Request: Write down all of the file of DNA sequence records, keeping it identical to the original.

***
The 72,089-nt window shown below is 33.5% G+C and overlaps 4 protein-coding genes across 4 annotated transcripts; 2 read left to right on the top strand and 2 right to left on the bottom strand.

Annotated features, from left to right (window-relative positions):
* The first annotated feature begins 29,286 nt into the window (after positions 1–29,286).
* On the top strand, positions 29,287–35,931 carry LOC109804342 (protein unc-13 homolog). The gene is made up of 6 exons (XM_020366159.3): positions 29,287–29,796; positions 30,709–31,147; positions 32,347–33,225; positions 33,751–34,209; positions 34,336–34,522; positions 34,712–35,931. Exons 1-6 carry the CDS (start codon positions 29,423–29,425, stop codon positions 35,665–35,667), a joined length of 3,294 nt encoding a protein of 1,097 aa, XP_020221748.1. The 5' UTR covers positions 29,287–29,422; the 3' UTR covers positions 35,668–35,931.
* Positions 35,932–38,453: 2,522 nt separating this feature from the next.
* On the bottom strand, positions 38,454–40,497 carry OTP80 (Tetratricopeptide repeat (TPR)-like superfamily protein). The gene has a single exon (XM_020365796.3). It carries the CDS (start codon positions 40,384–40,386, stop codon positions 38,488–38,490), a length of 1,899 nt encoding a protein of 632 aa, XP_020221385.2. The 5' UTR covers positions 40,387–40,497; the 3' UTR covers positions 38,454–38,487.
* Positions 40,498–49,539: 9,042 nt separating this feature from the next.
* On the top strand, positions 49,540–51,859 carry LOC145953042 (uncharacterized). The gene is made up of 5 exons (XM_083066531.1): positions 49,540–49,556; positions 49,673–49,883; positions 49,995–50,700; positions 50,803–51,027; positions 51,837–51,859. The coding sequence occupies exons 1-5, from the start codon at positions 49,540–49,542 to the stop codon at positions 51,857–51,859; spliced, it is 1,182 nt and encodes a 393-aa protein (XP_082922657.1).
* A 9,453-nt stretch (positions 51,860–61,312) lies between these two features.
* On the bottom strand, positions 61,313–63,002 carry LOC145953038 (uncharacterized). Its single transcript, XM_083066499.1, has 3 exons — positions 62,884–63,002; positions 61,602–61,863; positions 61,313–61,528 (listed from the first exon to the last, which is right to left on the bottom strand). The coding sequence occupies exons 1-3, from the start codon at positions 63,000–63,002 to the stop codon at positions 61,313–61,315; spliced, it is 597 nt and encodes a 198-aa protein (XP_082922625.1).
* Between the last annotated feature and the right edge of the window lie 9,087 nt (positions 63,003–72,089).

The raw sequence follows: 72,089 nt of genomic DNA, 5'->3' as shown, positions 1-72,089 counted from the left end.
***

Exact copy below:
The 72,089-nt window shown below is 33.5% G+C and overlaps 4 protein-coding genes across 4 annotated transcripts; 2 read left to right on the top strand and 2 right to left on the bottom strand.

Annotated features, from left to right (window-relative positions):
* The first annotated feature begins 29,286 nt into the window (after positions 1–29,286).
* On the top strand, positions 29,287–35,931 carry LOC109804342 (protein unc-13 homolog). The gene is made up of 6 exons (XM_020366159.3): positions 29,287–29,796; positions 30,709–31,147; positions 32,347–33,225; positions 33,751–34,209; positions 34,336–34,522; positions 34,712–35,931. Exons 1-6 carry the CDS (start codon positions 29,423–29,425, stop codon positions 35,665–35,667), a joined length of 3,294 nt encoding a protein of 1,097 aa, XP_020221748.1. The 5' UTR covers positions 29,287–29,422; the 3' UTR covers positions 35,668–35,931.
* Positions 35,932–38,453: 2,522 nt separating this feature from the next.
* On the bottom strand, positions 38,454–40,497 carry OTP80 (Tetratricopeptide repeat (TPR)-like superfamily protein). The gene has a single exon (XM_020365796.3). It carries the CDS (start codon positions 40,384–40,386, stop codon positions 38,488–38,490), a length of 1,899 nt encoding a protein of 632 aa, XP_020221385.2. The 5' UTR covers positions 40,387–40,497; the 3' UTR covers positions 38,454–38,487.
* Positions 40,498–49,539: 9,042 nt separating this feature from the next.
* On the top strand, positions 49,540–51,859 carry LOC145953042 (uncharacterized). The gene is made up of 5 exons (XM_083066531.1): positions 49,540–49,556; positions 49,673–49,883; positions 49,995–50,700; positions 50,803–51,027; positions 51,837–51,859. The coding sequence occupies exons 1-5, from the start codon at positions 49,540–49,542 to the stop codon at positions 51,857–51,859; spliced, it is 1,182 nt and encodes a 393-aa protein (XP_082922657.1).
* A 9,453-nt stretch (positions 51,860–61,312) lies between these two features.
* On the bottom strand, positions 61,313–63,002 carry LOC145953038 (uncharacterized). Its single transcript, XM_083066499.1, has 3 exons — positions 62,884–63,002; positions 61,602–61,863; positions 61,313–61,528 (listed from the first exon to the last, which is right to left on the bottom strand). The coding sequence occupies exons 1-3, from the start codon at positions 63,000–63,002 to the stop codon at positions 61,313–61,315; spliced, it is 597 nt and encodes a 198-aa protein (XP_082922625.1).
* Between the last annotated feature and the right edge of the window lie 9,087 nt (positions 63,003–72,089).

The raw sequence follows: 72,089 nt of genomic DNA, 5'->3' as shown, positions 1-72,089 counted from the left end.